Oh, on the emoji-side of things: One of the very few things I always LOVED with Confluence, is that it allowed me to quickly add nice matching icons for:
yes: (/) →
no: (-) → — and (x) →
warning: (!) for
info: (i) for
question: (?) for
As you can see, emoji are sadly all over the place and I would love to have a consistent set that also entails the both checkbox options (|:white_large_square:) in addition to the above. As you already added the icons to your callout, I would LOVE to:
Have a common and matching set
Have a default colouring too (i.e. info is blue, warning is yellow, no is red) for the icon and maybe even for the callout.
The whiteboard was a major deciding factor for us to move to Fibery as well. Being able to visualize and work with entities on the canvas is a huge advantage over things like Miro, Whimsical, and FigJam. So any improvements in that area will be a huge benefit to my company.
Something I miss here (I think Notion had it) is the ability to duplicate a view with a different layout. For instance I start with a Kanban view, setup some fields and filters, and later decide I also need a table view with the same fields and filters. This would save some time !
I’m curious whether improved search functinality is on the roadmap of July-December 2023. The most common need I have is:
Custom Search Query URLs: One of the frequent tasks I perform involves executing specific search queries. Having the ability to save these as custom URLs would greatly streamline my workflow, allowing me to bookmark these URLs for quick and focused access.
Improved Display of Search Results: I would appreciate if the search results could be displayed in a more manageable format, akin to the ‘Views’ display currently available on Fibery. This would significantly enhance the readability and usability of the search results.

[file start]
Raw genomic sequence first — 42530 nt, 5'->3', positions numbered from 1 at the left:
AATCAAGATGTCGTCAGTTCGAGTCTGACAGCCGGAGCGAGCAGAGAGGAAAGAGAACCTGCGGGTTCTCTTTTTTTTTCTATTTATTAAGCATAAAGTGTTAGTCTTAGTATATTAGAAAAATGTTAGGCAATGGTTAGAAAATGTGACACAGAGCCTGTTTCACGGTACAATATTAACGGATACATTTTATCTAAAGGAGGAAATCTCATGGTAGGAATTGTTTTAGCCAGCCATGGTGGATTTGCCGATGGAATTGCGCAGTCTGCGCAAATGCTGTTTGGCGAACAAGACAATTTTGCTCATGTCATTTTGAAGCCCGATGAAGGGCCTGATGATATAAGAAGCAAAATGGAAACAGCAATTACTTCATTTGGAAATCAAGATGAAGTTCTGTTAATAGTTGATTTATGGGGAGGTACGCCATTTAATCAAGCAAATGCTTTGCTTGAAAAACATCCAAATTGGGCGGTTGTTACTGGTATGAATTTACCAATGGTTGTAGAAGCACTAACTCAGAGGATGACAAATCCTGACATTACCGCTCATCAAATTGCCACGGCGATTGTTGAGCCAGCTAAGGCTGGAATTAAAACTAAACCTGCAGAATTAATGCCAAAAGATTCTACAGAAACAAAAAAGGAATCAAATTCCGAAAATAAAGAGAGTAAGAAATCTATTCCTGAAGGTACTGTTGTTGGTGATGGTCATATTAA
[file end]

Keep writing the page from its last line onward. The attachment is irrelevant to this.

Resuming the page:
Integration of Search and Views: I believe integrating the search functionality with the views feature would be a key improvement, providing a more cohesive and efficient user experience.
Issue 1: We often need to perform spontaneous searches based on recent discussions or sudden requirements.
Example: After a team meeting, I want to quickly view bugs related to a newly identified edge case that is not pre-configured as a custom view or entity relationship view.
Solution: Custom URLs for consistent access. I can then create a custom search URL for this specific edge case. In future meetings or discussions, I can instantly pull up this data without creating or reconfiguring existing views.
Issue 2: We often need to transition from a broad view to a very specific search or vice versa.
Example: I was looking at all enhancements in the project’s repository. Midway, I recalled a specific user feedback and wanted to search for related tasks without altering the broader view.
Solution: Seamless integration of search results into views. I can quickly input my specific search while maintaining the context of my broader view, allowing for a more fluid exploration of data.
Issue 3: We need to track contributions from new members to ensure quality and adherence to project guidelines.
Example: After onboarding a batch of new contributors, I want to periodically review their code submissions and feedback over the past month, but there isn’t a pre-configured view for this.
Solution: Custom URLs for Contributor Tracking.
I can create a custom search URL that filters contributions based on the join date of contributors. This way, in our weekly reviews, I can instantly access and assess the contributions of new members without manually setting up filters each time.
Issue 4: We often need to correlate user-reported issues with ongoing development tasks.
Example: During a sprint review, while discussing a new feature, I remember a user feedback thread that might have relevance. I want to quickly pull up all user feedback related to this feature without navigating away from our sprint tasks.
Solution: Seamless Integration of Feedback into Development Views.
While in the “Sprint Tasks” view, I can input a search for the relevant user feedback. The system then overlays or integrates these feedback items into my current view, allowing me to see the correlation between user feedback and our development tasks.
All issues above are solved by integrating search results seamlessly into views. The goal is to make data exploration more intuitive and productive. Suggested implementation:
1. Unified Search Bar - A search bar accessible from any view or entity within Fibery:
Example: While I’m reviewing our project’s milestones, I suddenly recall a specific task. Without leaving the milestones view, I can immediately search for that task.
Benefit: I can initiate searches directly from my current context, ensuring I don’t lose my place.